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Archive for May, 2012

You may remember Vilnius Mayor Arturas Zuokas. He got international headlines for solving the problem of cars parking in the bike lane by running over them with a tank. His contribution has been recognized with the award of the 2011 Ig Nobel Peace Prize.

Highway engineers may also be interested to learn that John Senders of the University of Toronto won the Public Safety Prize for “conducting a series of safety experiments in which a person drives an automobile on a major highway while a visor repeatedly flaps down over his face, blinding him.”

There is a hilarious youtube video of the visor experiment. It is like that scene in Star Wars where Luke learns to use a light saber while wearing a blast helmet, only in this case it is a driver operating a motor vehicle.

Congratulations to both winners!

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The Rod Diridon Quote of the Day

For once I have to agree with Rod Diridon:

The South Bay’s Rod Diridon, who helped recruit Morales as a project board member two years ago, said Morales is a good fit now that the project is more “political than technical.”

Like other mega-projects, CHSRA decisionmaking is all political.

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Drunk Engineers

I’ve done some of my best work after slamming back a few. So I really don’t see what the problem is:

After reviewing our video, WSDOT Project Director Mike Cotten told me he doesn’t believe it shows any state workers drinking but he is concerned. Cotten says normally WSDOT and private contractors don’t share office space, but that it makes sense because of the complexity of the 520 project. But that raises another questions about people working on this complex project while drinking alcohol.

We asked if there a concern that complicated calculations might be done by people working under the influence? Cotten replied, “I think that’s something that we need to take a look at.”

 

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Cost of a New BART Railcar

With the custom rolling stock and 60% Buy-America requirement, BART’s purchase price for new rolling stock was a bit of a surprise. Bombardier’s winning bid was just $2.2 million per car. That is considerably less than the original estimate of over $3 million.

Ok 70% more expensive than a New York subway car, but this is BART after all…

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Carmageddon

Here is Carmageddon as envisioned in a General Motors commercial (or should I say Truckmageddon?). GM, which spent $4.5 billion on advertising last year, depicts gas-guzzling trucks as the only vehicle to survive the (oil) apocalypse.

In reality, the only functional transport will be the bicycle. Though GM seems to believe otherwise: the commercial opens with a shot a crushed bicycle.

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Well, LA Times reporter Ralph Vartabedian is at it again.

Last month he triggered a false alarm over high-speed rail operating costs. Now he has made new allegations over the “aggressive” construction schedule:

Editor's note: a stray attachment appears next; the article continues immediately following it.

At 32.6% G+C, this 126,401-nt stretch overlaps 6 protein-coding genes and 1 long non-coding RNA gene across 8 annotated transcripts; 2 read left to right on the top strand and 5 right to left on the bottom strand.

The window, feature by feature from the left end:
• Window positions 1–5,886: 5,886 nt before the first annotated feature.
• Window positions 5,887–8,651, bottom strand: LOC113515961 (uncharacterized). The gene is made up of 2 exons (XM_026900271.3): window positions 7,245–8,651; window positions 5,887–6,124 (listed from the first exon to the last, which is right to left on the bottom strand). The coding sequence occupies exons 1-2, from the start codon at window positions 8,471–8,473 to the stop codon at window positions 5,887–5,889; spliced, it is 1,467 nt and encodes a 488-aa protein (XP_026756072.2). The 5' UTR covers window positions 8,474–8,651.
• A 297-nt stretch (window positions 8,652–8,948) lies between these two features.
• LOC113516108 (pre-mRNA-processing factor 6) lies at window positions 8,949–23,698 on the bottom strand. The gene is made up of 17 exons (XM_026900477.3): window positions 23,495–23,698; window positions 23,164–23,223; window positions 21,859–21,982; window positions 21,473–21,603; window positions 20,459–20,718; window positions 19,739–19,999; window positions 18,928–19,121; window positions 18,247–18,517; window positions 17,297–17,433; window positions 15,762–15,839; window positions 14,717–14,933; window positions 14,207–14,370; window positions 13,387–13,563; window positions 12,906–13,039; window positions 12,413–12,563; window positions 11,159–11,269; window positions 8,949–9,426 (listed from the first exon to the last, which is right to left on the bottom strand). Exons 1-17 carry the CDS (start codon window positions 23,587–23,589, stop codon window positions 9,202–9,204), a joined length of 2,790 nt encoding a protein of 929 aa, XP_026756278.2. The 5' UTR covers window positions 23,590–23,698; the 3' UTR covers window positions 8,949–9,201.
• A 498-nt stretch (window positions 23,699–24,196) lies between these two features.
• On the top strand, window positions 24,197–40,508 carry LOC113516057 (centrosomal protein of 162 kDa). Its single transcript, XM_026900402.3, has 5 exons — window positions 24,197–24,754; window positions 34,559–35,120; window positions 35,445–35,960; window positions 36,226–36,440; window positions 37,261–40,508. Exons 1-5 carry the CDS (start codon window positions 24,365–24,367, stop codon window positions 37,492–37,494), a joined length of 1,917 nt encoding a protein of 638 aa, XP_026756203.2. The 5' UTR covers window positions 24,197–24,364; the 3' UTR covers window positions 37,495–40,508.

If California starts building a 130-mile segment of high-speed rail late this year as planned, it will enter into a risky race against a deadline set up under federal law. The bullet train track through the Central Valley would cost $6 billion and have to be completed by September 2017, or else potentially lose some of its federal funding. It would mean spending as much as $3.5 million every calendar day, holidays and weekends included — the fastest rate of transportation construction known in U.S. history, according to industry and academic experts.

This is nonsense. Compare to the recently completed TGV-Est line in France. It took the French 5 years to complete a 190-mile project. And that was the whole enchilada, including electrification and signalling. Here we are talking about 4 years to do the track-only portion of a 130-mile project.

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The Sierra Club website says all the right things about livable communities, but try telling that to the local Berkeley Chapter. For over a decade, the Berkeley Chapter (Northern Alameda Group) has opposed everything from bike lanes to infill development. The group even endorsed two BRT opponents for Berkeley City Council.

And now comes the West Berkeley Plan. It envisions mixed-use development, taking advantage of two AC Transit trunk lines. Again, the Sierra Club is against:

“To minimize conflict, to protect inhabitants from noise, odors and pollutants, and to retain and attract recycling/reuse activities, green collar and manufacturing jobs, residential development should not be permitted in the industrial zones of West Berkeley,” said Igor Tregub, speaking on behalf of the Sierra Club.

But proponents of the plan say detractors are creating a smoke screen that is obscuring reality. Housing and industry have coexisted in West Berkeley for decades. “If you look at how West Berkeley was created way back, it was all about housing next to industry, but it was smoke stack industry,” said Michael Goldin, a developer whose home and business, Swerve, is on Seventh Street. “It’s what the neighborhood has been since its inception.” Goldin thinks that the plan’s detractors are the same people who predicted a terrible outcome if Berkeley Bowl West was built. And those predictions proved wrong, he said. There is ample parking and the grocery store has become an integral part of the community.

These West Berkeley parcels are situated along the Bay waterfront. What kind of environmental group proposes using valuable waterfront property for polluting industry?

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